Kremlin's misplaced economic optimism

The Bell

Hello! This is Alexandra Prokopenko with your weekly guide to the Russian economy — brought to you by The Bell. This week we focus on whether ordinary Russians believe the government’s claims that the economy is on the right track. We also look at Putin’s latest nuclear rhetoric and Ukraine’s calls to further isolate Moscow from the global financial system.

Are things really looking up for the Russian economy?

What’s the outlook for the Russian economy: optimistic or pessimistic? It depends who you ask. While the government’s own economists are pushing out positive vibes and patting themselves on the back for overcoming sanctions and maintaining growth, it’s a different picture on the streets. Russians themselves are continuing to transfer significant sums of money abroad and converting assets into cash, suggesting the population as a whole has little faith in what they are hearing from officials, or in Russia’s future economic prospects.

Officials’ optimism

The health of the Russian economy is always one of the key themes of the St. Petersburg International Economic Forum (SPIEF), the 2023 edition of which was staged last week. Setting the scene for the rest of the conference, at the opening session Central Bank chief Elvira Nabiullina, Finance Minister Anton Siluanov, Economy Minister Maxim Reshetnikov and Maxim Oreshkin, an aide to Vladimir Putin, all struck an upbeat tone.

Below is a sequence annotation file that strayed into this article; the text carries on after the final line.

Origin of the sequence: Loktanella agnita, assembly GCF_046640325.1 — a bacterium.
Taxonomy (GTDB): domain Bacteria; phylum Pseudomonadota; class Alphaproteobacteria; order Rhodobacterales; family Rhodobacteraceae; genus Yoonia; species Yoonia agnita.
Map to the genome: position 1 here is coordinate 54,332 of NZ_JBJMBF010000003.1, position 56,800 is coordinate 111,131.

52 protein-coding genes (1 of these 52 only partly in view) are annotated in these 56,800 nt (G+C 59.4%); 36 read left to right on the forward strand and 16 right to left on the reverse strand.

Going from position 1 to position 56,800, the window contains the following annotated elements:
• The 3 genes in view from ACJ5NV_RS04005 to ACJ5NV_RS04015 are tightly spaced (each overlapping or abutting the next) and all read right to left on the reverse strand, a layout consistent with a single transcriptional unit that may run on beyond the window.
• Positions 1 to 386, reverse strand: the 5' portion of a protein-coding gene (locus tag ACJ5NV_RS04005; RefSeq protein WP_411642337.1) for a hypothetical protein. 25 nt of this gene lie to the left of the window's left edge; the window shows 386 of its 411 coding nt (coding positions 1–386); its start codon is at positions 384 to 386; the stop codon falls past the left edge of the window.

Oreshkin claimed that half of all those who fled Russia in September 2022, following the announcement of a partial mobilization, have already returned home, citing banking statistics. Siluanov joked that it was the pessimists that had left and it was up to Russia’s economists to bring them back. According to The Bell’s estimates, at least 500,000 people left Russia and have still not come back.

Reshetnikov said even the Kremlin had underestimated the “safety net” underpinning Russia’s economy in 2022, and that “everything turned out better than expected.” He now expects the economy to move into a growth phase, “based on our domestic market, and our own supply and demand”. But, Nabiullina stressed, this does not mean Russia should close its doors to the rest of the world — on the contrary, “we need to integrate with other countries, with investors who are ready to integrate, and to enter export markets,” she told the assembled business delegates and policymakers. Reshetnikov and Siluanov said only private investment can drive the economy forward. “We have money in the economy,” said Siluanov. “Pretax profits of non-finance companies, excluding small businesses, are at 23% of GDP, and 10% of investment,” he added. All-in-all, the four officials agreed that there was significant potential for growth and a bright future lay ahead.